Lotika Singha

 

Lotika Singha

ls810@york.ac.uk

The problem that has a name: can ‘paid domestic work’ be reconciled with feminism?

Despite predictions by some sociologists that paid domestic work would be irrelevant in a modern world, it continues to flourish worldwide. Within Europe, paid domestic work is increasingly seen as part of a multi-pronged approach towards work–life balance for the middle-class worker. Even within feminism similar proposals have been made in the past: in The Feminine Mystique, Betty Friedan recommended that hiring a housekeeper was one way the higher-educated middle-class woman could ‘have it all’. She herself drew on paid domestic help while writing her seminal text. Other feminists have analysed the social relations of paid domestic work in depth to show how they uniquely reproduce race, class and gender inequalities. This excellent body of work has highlighted important ways in which domestic workers, who are increasingly predominantly women, have been and continue to be exploited.

However, most Western research has focused on the experiences of non-White domestic workers working for mostly White service-users. Qualitative research on contemporary White British women working as cleaners is sparse, and the little published research endorses the stereotypical image of a White British cleaner: a working-class woman with minimal qualifications, familial care responsibilities, limited work opportunities, dependent on benefits and who works cash-in-hand. While statistical estimates of paid domestic work are particularly inaccurate due to many methodological challenges, in the UK, the Labour Force Survey (LFS) can be used to assess trends. Between January 2011 and March 2015, 0.9 per cent of the people in employment who entered the LFS were likely to be working as domestic cleaners, of whom the majority were White British women. A third of the cleaners were self-employed. Among the White British women in this group, the majority had level 1–2 qualifications, but nearly a third had level 3–6 qualifications (A levels to degree qualifications), the same proportion as those with no qualifications. Why are these women working as cleaners when they have other work opportunities available to them? My research aims to shed light on these women’s work decisions through a consideration of the following research questions:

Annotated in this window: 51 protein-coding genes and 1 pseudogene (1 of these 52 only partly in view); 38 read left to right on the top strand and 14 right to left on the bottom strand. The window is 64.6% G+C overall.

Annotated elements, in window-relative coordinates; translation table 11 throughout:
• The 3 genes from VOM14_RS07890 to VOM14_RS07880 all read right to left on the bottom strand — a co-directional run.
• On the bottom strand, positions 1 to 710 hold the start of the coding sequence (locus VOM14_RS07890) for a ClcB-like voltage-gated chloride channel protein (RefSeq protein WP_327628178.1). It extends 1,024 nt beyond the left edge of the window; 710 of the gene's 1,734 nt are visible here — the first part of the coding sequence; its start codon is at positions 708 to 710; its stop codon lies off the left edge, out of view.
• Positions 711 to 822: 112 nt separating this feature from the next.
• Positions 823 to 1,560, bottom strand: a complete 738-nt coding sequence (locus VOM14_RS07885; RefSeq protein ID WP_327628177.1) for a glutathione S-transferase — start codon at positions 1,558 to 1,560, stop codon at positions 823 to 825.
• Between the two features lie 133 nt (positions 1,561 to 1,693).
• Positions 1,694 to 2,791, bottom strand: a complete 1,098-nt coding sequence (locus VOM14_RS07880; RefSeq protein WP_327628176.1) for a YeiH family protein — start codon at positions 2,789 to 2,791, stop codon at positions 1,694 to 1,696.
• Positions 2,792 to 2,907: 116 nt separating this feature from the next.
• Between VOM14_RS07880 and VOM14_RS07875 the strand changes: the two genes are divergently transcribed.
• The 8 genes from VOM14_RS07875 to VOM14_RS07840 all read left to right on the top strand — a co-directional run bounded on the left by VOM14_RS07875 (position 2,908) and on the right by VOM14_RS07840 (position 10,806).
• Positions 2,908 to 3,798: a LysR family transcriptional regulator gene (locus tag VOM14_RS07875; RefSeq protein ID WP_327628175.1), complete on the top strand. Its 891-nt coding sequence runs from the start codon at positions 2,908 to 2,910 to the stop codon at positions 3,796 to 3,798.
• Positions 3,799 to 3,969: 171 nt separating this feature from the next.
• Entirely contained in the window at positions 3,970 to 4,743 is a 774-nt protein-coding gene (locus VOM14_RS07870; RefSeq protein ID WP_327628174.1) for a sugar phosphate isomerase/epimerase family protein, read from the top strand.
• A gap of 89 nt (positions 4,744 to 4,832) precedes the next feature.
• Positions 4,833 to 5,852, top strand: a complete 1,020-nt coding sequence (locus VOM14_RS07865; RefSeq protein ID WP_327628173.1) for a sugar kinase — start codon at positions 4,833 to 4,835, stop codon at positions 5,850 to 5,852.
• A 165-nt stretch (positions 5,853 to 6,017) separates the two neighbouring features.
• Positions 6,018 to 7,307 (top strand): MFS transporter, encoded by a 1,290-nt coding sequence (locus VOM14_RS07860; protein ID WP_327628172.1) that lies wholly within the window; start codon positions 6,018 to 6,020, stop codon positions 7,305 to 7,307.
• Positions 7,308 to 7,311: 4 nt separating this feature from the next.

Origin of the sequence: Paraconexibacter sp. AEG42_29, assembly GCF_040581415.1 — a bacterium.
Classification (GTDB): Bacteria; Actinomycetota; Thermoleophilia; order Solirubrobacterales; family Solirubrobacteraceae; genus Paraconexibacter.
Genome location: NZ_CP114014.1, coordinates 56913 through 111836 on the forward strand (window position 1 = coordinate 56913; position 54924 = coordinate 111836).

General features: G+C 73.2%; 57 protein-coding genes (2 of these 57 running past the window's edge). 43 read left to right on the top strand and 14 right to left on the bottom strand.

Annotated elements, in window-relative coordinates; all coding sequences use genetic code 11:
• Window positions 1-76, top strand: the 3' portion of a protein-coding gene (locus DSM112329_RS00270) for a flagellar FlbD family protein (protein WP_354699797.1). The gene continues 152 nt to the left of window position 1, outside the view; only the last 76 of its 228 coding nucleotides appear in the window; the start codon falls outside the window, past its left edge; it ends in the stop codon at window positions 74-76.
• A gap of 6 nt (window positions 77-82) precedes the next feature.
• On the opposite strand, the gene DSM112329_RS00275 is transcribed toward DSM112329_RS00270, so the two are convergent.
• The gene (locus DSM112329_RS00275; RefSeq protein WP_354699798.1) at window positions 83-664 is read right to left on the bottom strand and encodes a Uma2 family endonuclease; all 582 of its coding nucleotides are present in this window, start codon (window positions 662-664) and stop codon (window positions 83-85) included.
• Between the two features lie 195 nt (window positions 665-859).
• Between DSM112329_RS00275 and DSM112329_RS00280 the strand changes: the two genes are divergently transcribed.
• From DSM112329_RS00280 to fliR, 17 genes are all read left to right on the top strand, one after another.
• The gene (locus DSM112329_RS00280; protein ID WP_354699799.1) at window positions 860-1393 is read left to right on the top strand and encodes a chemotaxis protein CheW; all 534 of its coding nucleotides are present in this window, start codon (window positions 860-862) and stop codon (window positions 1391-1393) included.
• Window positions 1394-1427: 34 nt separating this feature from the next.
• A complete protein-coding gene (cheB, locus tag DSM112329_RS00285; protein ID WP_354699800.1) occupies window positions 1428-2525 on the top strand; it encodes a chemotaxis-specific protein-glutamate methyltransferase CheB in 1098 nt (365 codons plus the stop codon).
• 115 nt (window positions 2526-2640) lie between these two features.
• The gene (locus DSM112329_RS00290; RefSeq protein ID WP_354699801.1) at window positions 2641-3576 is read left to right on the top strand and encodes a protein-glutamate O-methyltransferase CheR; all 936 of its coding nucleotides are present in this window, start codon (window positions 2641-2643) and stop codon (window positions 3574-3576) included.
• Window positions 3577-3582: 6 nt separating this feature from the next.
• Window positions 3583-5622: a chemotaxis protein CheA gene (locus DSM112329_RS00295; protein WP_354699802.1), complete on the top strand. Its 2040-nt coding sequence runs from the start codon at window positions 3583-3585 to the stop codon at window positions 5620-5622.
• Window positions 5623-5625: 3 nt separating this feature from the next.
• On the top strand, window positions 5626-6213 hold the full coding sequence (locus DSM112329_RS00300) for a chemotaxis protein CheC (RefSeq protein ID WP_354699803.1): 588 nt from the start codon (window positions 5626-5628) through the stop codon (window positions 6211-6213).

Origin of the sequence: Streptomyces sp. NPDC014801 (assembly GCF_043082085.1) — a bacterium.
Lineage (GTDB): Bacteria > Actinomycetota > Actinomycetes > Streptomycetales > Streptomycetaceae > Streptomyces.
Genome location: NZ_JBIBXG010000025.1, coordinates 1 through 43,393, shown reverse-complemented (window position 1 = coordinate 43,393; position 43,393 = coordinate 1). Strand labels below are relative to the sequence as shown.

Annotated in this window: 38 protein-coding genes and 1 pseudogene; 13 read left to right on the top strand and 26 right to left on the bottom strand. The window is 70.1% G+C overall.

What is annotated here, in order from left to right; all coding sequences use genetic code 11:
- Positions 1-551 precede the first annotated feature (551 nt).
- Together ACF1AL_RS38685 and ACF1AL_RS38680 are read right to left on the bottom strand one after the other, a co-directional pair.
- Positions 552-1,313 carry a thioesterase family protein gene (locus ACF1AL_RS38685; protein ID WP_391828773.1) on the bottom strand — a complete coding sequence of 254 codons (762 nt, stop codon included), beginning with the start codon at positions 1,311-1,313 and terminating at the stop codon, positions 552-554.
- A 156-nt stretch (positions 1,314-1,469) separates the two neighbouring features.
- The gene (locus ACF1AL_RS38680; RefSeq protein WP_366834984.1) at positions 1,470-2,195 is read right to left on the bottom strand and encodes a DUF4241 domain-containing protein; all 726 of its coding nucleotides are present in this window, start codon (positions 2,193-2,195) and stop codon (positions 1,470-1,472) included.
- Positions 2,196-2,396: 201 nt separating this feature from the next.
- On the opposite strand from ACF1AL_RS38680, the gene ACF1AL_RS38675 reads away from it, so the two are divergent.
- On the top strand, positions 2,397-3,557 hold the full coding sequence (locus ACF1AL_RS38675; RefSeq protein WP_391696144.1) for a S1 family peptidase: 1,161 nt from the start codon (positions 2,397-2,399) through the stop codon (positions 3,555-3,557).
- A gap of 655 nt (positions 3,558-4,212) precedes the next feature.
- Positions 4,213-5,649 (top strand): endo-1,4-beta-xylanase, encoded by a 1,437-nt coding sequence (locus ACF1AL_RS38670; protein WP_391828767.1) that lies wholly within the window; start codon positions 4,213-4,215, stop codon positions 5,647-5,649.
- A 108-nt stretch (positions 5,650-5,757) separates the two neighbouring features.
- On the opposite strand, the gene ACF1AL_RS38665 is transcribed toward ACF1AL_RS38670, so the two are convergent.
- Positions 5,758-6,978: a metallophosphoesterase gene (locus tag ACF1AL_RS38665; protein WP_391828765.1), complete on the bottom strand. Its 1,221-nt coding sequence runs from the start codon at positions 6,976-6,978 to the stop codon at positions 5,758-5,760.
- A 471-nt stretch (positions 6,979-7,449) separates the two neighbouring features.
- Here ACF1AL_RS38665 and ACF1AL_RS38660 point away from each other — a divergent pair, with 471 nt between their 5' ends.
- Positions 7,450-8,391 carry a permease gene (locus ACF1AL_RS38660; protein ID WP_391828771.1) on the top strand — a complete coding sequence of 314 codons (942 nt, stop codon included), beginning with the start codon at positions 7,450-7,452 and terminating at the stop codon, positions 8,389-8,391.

1. Who uses and who supplies cleaning services in present times in the two contrasting cultures of the UK and India?
2. How do White British and Indian women who provide cleaning services and White and Indian academic women who use these services (and have an interest in feminism/gender) conceptualise cleaning as work in the UK and India respectively?
3. How does paid-for domestic cleaning fit in current understandings of work and ‘paid’ work?

I am currently analysing my data, which includes semi-structured interviews with White British women working as self-employed domestic cleaning service-providers in the North East, North West, and the Midlands regions of England, and Indian women in Northern India; semi-structured interviews with academic women with an interest in feminism/gender issues who use such services) working in the same regions in the UK and India; internet forum discussions on cleaners; and survey data and media reporting on cleaners in the UK and India.

If you have a view on this topic and would like to share it with me, please contact me (ls810@york.ac.uk).

Last Updated: October 30, 2015 | hb14@york.ac.uk

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